I went to the same ticket seller before every game in 2005 -- I'm strictly walk-up, no advance purchase. Then I used the same entry gate, the same ramps and the same men's room before going to my seat. I did not always have the same seat. The downside of not buying tickets in advance was that Section 516 was frequently unavailable. When that happened, I usually ended up between sections 518 and 521, on the third-base side of the upper deck. For most games, I was able to kick back and spread out, approximating the kind of casual experience that a game in the '60s was.
I couldn't help noticing some of the changes. I really missed the old scoreboard in lower right field where you could follow out-of-town scores all day long. And whatever happened to the fungo circles? Didn't anyone hit fly balls to the outfielders in fielding practice anymore? And what about all the balls thrown into the stands by players? That never happened in the old days. Players were charged for the cost of those balls, and, on what they were making then, they couldn't afford it. Now it happened several times every inning. Still, it was baseball at RFK.
BY MEMORIAL DAY, I HAD BEEN TO 15 GAMES. Almost all of them were close, and we were certainly winning our share. (Did I just refer to the Nationals as "we"?) At most games, I found I could go into a sort of baseball zone where I was locked in on every pitch and the outside world fell away.
The team came into one Saturday night game in June riding an eight-game winning streak. Like most in the crowd, I entered the stadium in high spirits that night. But almost as soon as I got through the turnstile, something seemed not quite right. My unease mounted as I took my seat. No one else seemed bothered. What was troubling me?
By the third inning, as the lights began to take hold, shining off players'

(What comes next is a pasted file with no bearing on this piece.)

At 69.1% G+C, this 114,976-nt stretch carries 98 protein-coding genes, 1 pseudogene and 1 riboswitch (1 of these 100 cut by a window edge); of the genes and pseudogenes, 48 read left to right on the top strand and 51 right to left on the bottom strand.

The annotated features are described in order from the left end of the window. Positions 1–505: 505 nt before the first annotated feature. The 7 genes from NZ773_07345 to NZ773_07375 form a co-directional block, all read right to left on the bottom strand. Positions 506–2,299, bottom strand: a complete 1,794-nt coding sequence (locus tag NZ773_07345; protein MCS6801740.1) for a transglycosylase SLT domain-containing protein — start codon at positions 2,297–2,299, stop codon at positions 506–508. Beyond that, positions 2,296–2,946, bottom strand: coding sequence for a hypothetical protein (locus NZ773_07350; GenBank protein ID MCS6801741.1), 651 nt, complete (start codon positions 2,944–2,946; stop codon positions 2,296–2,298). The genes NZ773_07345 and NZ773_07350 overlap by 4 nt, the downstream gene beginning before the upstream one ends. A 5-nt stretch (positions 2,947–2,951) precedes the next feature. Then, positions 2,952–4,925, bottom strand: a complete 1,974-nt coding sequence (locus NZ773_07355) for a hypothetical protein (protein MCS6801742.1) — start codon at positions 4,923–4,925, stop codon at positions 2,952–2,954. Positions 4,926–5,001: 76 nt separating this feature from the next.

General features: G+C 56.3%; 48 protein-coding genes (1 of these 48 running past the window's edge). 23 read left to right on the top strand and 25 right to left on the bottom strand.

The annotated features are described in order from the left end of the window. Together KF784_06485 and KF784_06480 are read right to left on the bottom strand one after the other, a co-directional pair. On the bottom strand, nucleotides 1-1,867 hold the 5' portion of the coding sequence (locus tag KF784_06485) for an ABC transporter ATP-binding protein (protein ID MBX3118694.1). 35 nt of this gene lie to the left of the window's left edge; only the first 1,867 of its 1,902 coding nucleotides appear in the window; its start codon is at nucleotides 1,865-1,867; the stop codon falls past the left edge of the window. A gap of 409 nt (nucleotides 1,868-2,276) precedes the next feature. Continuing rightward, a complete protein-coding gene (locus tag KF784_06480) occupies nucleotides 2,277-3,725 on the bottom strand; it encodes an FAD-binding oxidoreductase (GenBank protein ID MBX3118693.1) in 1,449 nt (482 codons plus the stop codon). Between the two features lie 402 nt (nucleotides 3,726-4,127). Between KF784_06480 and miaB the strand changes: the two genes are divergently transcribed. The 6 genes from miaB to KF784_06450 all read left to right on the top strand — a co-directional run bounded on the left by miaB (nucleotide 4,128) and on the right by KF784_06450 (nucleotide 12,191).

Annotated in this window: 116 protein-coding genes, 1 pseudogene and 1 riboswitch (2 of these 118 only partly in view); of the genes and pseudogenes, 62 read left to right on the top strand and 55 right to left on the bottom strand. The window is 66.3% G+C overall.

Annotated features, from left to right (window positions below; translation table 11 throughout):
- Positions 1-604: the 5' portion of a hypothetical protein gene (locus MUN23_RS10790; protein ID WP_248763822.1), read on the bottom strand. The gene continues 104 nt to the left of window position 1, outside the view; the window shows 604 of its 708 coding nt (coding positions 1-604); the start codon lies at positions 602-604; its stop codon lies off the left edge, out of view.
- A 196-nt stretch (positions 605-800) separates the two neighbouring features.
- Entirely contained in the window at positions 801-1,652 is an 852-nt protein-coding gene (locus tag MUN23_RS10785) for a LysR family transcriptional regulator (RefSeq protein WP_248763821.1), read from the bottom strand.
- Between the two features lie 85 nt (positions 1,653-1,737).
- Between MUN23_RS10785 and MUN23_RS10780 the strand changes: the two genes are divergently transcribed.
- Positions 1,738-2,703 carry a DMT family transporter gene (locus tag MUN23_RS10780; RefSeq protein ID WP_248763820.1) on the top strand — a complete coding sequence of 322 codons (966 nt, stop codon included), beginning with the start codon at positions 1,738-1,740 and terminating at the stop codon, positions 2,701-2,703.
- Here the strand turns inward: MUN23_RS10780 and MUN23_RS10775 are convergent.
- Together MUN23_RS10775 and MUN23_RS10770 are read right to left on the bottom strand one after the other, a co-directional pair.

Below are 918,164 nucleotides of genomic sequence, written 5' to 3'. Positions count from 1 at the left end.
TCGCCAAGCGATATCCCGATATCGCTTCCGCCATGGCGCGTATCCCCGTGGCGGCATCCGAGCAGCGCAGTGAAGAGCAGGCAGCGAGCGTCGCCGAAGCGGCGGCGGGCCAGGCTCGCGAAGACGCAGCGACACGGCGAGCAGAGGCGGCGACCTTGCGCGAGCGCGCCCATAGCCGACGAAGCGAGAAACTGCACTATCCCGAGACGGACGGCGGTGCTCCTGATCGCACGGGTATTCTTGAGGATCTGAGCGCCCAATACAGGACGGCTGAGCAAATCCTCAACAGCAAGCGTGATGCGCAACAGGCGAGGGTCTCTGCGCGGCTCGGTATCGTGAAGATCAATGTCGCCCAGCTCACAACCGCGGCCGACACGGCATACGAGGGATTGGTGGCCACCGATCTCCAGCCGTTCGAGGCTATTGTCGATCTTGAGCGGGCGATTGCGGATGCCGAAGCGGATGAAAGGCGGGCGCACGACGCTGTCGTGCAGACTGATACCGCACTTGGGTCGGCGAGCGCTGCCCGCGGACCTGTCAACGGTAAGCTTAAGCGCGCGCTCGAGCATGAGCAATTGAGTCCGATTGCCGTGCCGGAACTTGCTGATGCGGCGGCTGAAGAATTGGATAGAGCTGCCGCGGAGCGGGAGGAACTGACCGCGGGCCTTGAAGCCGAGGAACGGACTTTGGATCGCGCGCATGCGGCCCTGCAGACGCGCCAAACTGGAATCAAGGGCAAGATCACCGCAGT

batting helmets, I realized what the problem was. Saturday games at RFK were supposed to be played in the afternoon. Through 1968, Saturday games started at 1:30. They were relaxed, intimate affairs with the upper deck closed.
Because my father worked on Saturdays, my mother would take me to those Senators games. My mother didn't claim to be a big fan, but she was curious about this interest that had taken over my life and eager to share it with me. Saturday afternoons provided the perfect opportunity. Saturday afternoon was both Ladies Day and Family Day, meaning that my mother and I each got in for 50 cents. We would sit lower, in Section 316, behind home plate and below the press box.
With my father and uncle, I observed how men interacted with each other when there were no women around, and I made my own tentative attempts to imitate them. Saturday afternoons with my mother involved no initiatory rites; they were just about baseball. Mom could tell that nothing made me happier than a day at the ballpark, and we rarely missed a Saturday game, although it meant she would get a late start on our Saturday night dinner, steak pizzaiola, a labor-intensive dish.
AFTER BUYING THE SENATORS between the 1968 and 1969 seasons, Robert Short proceeded to end Saturday afternoon games. So, I hated him long before he moved our team. I hated him before his trades wrecked the franchise. I hated him before the Senators had played a single game under his ownership.
He fired the terrific radio announcers Dan Daniels and John MacLean, and, worst of all, raised ticket prices to the highest in the major leagues, eliminating most general admission seating. Section 516 had been general admission under Short's predecessors, and tickets cost $1.50 for my father and uncle and 75 cents for me. After Short, the same tickets cost $3 for each of us. The lowest price for any ticket was $2. In Baltimore, where the Orioles would finish 23 games ahead of the Senators, bleacher seats were 75 cents, general admission $1.20, and almost 34,000 of Memorial Stadium's 52,000 seats cost $1.50 or less.
Under the Short regime, general admission was restricted to the upper deck outfield seats. While we occasionally broke down and paid Short's price for seats in the now-reserved 516, we were general admission people, and we usually followed the other lost souls to those awful seats in the outfield, where you couldn't see most home runs or warning-track plays by the outfielders. Those seats made us feel like second-class citizens. What's more, Short posted ushers, sentry-like, at the foul poles to make sure you didn't give yourself an unauthorized seating upgrade. It was the beginning of the kind of rigid stratification now found in the retro parks.
Thinking back on the Short era forced me to acknowledge to myself just how sad the last two years of the Senators had been. We paid exorbitant prices for bad seats to see a pitiful ballclub with an owner we despised, and lived under the constant threat of losing our team. Nevertheless, the Senators were still our team, and when their departure hit the news, none of that softened the blow.